An MP escaped death by inches after a lorry’s wheel crashed from 40ft in the air into his car on the M1. Stuart Andrew, MP for Pudsey, Horsforth and Aireborough, walked away unharmed after the wheel ploughed into his car, leaving it wrecked. He was told by police if the impact had been just a fraction closer he could have been killed or seriously injured.
Ilkley Cycling Club raced to victory in a prestigious national award. The club won the Sport and Recreation Alliance’s Community Sport and Recreation Awards Club of the Year at an awards ceremony at St James’s Palace in London. The prestigious award, presented by the Alliance’s president, HRH The Earl of Wessex, celebrates the very best that community sport and recreation clubs offer across the country.
Otley councillors agreed that no more major housing developments should proceed without “significant investment” in a new bypass, schools and affordable housing. The town council, in a unanimous, cross-party response to a consultation on future housing across Leeds, also insisted that brownfield – previously developed – sites be used first. And it agreed with Leeds City Council’s rejection of a number of proposed green plots included in the draft Sites Allocation Plan, including a rugby ground and allotments at Cross Green, while stressing the need for more employment opportunites.
Plans to change a horse’s field into a car park were abandoned after residents opposed plans submitted by Ilkley Tennis Club. The club made amendments to expansion plans after objections and petitions were lodged. It agreed to create a footpath for enhanced pedestrian safety – to Rambler’s Association specifications – from the bottom of Stourton Road to the tennis club buildings - a hazardous stretch of the Dales Way currently shared by cars and walkers.
A ten-year-old boy who could give Einstein a run for his money was celebrating after getting an A in his A-level maths. Thomas Frith, a pupil at West End Primary School, had been studying for the exam for two years – joining classes with sixth formers at Horsforth School.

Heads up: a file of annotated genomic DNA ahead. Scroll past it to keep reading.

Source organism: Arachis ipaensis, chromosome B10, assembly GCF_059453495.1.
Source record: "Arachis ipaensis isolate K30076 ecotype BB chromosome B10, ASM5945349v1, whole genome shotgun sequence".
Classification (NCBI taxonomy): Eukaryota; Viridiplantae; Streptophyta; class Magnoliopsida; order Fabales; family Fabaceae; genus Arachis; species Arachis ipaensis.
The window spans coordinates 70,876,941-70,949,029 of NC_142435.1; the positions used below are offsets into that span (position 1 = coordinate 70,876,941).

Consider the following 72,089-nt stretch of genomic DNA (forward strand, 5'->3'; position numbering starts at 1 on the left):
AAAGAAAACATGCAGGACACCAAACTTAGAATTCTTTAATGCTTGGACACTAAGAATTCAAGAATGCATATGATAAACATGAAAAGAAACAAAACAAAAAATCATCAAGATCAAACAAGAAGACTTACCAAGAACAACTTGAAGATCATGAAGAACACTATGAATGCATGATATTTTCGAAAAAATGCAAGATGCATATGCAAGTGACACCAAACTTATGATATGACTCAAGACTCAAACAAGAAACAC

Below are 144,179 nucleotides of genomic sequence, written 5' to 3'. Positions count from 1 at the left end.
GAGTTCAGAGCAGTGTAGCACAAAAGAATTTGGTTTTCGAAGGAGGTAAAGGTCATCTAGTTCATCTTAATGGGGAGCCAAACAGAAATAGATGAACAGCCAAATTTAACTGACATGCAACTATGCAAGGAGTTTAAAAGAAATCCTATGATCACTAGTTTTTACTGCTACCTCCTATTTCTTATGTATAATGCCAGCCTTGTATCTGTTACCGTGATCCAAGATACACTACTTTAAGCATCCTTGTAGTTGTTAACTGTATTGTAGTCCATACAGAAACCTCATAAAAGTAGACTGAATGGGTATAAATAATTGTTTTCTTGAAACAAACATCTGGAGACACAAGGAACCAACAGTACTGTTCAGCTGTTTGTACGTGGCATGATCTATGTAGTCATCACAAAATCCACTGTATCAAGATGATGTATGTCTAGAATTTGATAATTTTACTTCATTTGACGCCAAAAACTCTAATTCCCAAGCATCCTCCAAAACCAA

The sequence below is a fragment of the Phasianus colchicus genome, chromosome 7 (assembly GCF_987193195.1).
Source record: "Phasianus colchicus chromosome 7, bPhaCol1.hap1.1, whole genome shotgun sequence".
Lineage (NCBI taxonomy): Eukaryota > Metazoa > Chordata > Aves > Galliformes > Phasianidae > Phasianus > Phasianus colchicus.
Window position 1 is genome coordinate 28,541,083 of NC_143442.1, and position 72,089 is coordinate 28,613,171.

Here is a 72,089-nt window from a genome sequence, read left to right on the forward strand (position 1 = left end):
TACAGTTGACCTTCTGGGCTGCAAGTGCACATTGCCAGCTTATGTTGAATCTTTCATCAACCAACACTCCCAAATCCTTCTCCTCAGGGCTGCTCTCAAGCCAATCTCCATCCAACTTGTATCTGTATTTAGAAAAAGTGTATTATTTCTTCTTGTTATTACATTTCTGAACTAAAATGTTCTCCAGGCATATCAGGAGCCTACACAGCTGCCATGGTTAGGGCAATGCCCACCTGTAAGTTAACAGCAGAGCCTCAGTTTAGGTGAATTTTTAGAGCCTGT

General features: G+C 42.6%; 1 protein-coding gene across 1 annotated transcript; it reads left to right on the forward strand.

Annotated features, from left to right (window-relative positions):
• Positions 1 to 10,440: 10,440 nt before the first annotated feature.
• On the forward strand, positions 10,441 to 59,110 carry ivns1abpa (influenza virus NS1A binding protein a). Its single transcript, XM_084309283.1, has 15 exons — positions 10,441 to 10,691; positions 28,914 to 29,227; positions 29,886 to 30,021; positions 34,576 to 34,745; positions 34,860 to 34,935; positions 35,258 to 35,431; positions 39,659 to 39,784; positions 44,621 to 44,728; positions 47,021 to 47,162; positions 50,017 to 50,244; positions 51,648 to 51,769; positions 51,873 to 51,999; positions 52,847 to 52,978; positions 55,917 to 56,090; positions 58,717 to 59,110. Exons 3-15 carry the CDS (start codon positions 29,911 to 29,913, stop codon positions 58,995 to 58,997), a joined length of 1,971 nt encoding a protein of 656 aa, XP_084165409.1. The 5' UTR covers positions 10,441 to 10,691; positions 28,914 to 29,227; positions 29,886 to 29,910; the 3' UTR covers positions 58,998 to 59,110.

A new campaign group pressed businesses in Ilkley to pay their workers a “living wage”, as local churches took their own action to tackle poverty. While Churches Together in Ilkley worked on plans for a local food bank, a campaign group formed by residents, Ilkley Living Wage, began sending letters to employers across Ilkley urging them to pay staff at least £7.45 an hour.
A project to share untold stories of the First World War received a funding boost from the Heritage Lottery Fund. Otley Museum received £8,200 for the Legacies of War: Untold Otley Stories scheme it is working on to mark the centenary of the conflict. The project will focus on stories of individuals, families and the town’s community during the First World War and its aftermath, with the museum aiming to produce a booklet and multi-media exhibition in the town from August to November.
The founder of The Hearing Fund UK, Justin Osmond – son of The Osmonds lead singer Merrill – took on the heights of the Cow and Calf rockface in Ilkley to raise funds for deaf children and their families in Yorkshire. Justin was joined by The Hearing Fund UK team member Pauline Redpath and 16-year-old fundraiser Beth McConnell, of Leeds, who took on the challenge to boost fundraising efforts for The Hearing Fund UK’s 2013 charity partner, Music and the Deaf.
Firefighters tackled a massive blaze at a factory in Rawdon. Fire tore through Airedale Air Conditioning, sending plumes of smoke hundreds of feet into the air. Nearby homes and businesses were evacuated and roads were closed as 100 firefighters tackled the blaze. But management vowed no jobs would be lost, and the company continued to go from strength to strength.
A masked robber was jailed for seven-and-a-half years for a terrifying daylight sledgehammer raid on a jeweller’s shop. Darren Pallas, 22, of Cross Green Lane, Leeds, was one of a gang wearing black balaclava masks who tried to smash their way into Rolex watch specialist Lister Horsfall in Ilkley town centre on June 6 last year. Pallas denied attempted robbery but was convicted by a jury at Bradford Crown Court.
Campaigners celebrated when they learned wind turbines on prominent high ground overlooking Wharfedale were to be dismantled following a lengthy planning battle mounted by residents. The four 45-metre high turbines at Chelker Reservoir were later taken down from the scenic spot where they have stood since the 1990s.
Leeds City Council confirmed it was pushing ahead with plans to make more than 100 of Otley’s residential streets 20mph zones. The road safety drive – started by Councillor Colin Campbell and financially backed by the Town Council – would cover nearly all residential and unnamed roads south of the river. Coun Campbell said it represented the first phase in a move to make Otley a 20mph town.